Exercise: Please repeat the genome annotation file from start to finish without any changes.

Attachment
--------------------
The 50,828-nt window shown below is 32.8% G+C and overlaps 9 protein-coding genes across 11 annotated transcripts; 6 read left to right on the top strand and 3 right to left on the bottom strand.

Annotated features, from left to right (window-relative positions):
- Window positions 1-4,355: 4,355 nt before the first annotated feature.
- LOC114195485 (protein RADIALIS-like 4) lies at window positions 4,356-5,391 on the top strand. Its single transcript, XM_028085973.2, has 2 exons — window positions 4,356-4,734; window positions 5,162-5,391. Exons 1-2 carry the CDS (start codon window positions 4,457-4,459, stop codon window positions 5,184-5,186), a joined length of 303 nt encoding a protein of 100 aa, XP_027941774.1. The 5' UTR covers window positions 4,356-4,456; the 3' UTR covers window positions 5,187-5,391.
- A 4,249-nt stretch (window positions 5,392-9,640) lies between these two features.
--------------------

The 50,828-nt window shown below is 32.8% G+C and overlaps 9 protein-coding genes across 11 annotated transcripts; 6 read left to right on the top strand and 3 right to left on the bottom strand.

Annotated features, from left to right (window-relative positions):
- Window positions 1-4,355: 4,355 nt before the first annotated feature.
- LOC114195485 (protein RADIALIS-like 4) lies at window positions 4,356-5,391 on the top strand. Its single transcript, XM_028085973.2, has 2 exons — window positions 4,356-4,734; window positions 5,162-5,391. Exons 1-2 carry the CDS (start codon window positions 4,457-4,459, stop codon window positions 5,184-5,186), a joined length of 303 nt encoding a protein of 100 aa, XP_027941774.1. The 5' UTR covers window positions 4,356-4,456; the 3' UTR covers window positions 5,187-5,391.
- A 4,249-nt stretch (window positions 5,392-9,640) lies between these two features.